Support for Synagogues in Transition
Contact for info and inquiries.
Maavar offers a suite of services to congregations that are closing, merging, expanding, or facing other major changes. Our first and notable success was in finding homes for the sacred objects from Congregation Tifereth Israel in Revere, especially the classic carved 1916 Ark that was newly dedicated on December 2 in the Beit Midrash Chapel at Shir Tikva, Wayland.

Congregation Kadimah-Toras Moshe, Brighton

Hundred-year-old traditional carved wooden Aron Kodesh (holy ark) is being offered by Congregation Kadimah-Toras Moshe in Brighton, which cannot use it in its new building.  The ark came from Torah Moshe’s original home in Roxbury and is typical of arks of that period.  The same ark was used in many local congregations, often for their second sanctuary, or minyan, space, and probably came from a catalogue.  The gold and white paint is not, of course, original, and probably could be stripped off to restore the ark to its original beauty.  If you might provide a home for this ark, please contact Tamar King at  (617) 787-5569 or 617 331-4599, or the Synagogue Council office.

KTM Aron Kodesh.png

Montefiore Synagogue, Lowell

Montefiore Synagogue is the oldest synagogue in Lowell and is closing after more than a century.  Founded in 1896 as Montefiore Brotherhood Synagogue, the present congregation is the result of a merger with another turn-of-the-century congregation, Anshe Sfard.  The new combined congregation moved into a new building in 1971, accounting for the remarkably coordinated and modern design of its sacred space.  Especially striking are the beautifully carved arks and surrounds and the use of mosaic.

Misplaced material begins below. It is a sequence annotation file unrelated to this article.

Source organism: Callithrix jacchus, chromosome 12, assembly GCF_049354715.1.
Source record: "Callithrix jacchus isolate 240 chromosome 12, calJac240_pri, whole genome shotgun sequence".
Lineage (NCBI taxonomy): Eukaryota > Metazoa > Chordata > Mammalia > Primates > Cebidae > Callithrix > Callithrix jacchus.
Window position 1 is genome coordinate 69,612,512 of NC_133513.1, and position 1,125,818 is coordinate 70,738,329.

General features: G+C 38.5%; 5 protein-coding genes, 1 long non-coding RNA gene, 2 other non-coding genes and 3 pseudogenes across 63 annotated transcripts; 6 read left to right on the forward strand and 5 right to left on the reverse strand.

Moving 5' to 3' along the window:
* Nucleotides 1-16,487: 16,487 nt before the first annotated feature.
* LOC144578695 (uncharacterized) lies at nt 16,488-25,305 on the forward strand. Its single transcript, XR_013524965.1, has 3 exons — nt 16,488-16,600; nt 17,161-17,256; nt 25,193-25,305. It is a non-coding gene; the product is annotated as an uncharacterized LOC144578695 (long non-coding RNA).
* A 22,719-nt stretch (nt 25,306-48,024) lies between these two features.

The furnishings below are available as a package, for a new or remodeling congregation, or on an item-by-item basis.

If you are interested in any of Montefiore’s items, please call Colleen at 978-204-8188

Ark (Main Sanctuary)
Ner Tamid
Sanctuary Surrounds to Ark
Tallis Stand
Mechitza Dividers
Reading Tables
Torah Stand
Wall Art
Small Ark

Congregation Beth Israel, Worcester

Available immediately.  Wooden ark available.  Has interior shelves and Torah fittings. From Congregation Beth Israel in Worcester, which is renovating its sanctuary.    
Contact: Deborah Fins <>
Wooden Ark

91” wide,  111” high and 18” deep 

Has interior shelves and Torah fittings

Temple Beth Am, Randolph

Temple Beth Am, Randolph has moved to a new home in Canton.
Items are available immediately for pickup by arrangement.
Contact: Natalie Weinberg,
Display case for Holocaust Torah
or other important scroll

It is 109 inches high and 5 feet wide. 

It opens from the back, and has brackets for

holding a torah up and open.


They cannot take this beautiful brass menorah with them.

It is 37 inches across at its widest point, and 51 inches from the lower tip to the top of the middle candle.

Lectern (No Picture) with Large Star of David

42 inches high, 32 inches deep, 20 inches wide plus two fold-down of one foot each

Torah Stand

Signs of Our Past

A number of years ago Rabbi Michael Strassfeld began collecting signs from synagogues and other Jewish institutions that are closing. These signs reflect the story of American Jewry over the past 100 years. They range from lists of members in study groups to proper synagogue etiquette to matters related to money. It is a preservation project because most of these signs would end up in a dumpster. In the last few years Rabbi Strassfeld has found signs from Quincy, Springfield and Revere. The biggest challenge is finding out about synagogue's closing. Please let Rabbi Michael Strassfeld know if you hear of any Jewish institutions closing at

Temple Kol Tikvah, Sharon

Torah (for sale)

The height of the scroll is 24" with approx 3" margin.

Please contact Rabbi Randy Kafka,

View the listing of books that need to find a home on our Bookshelf Page.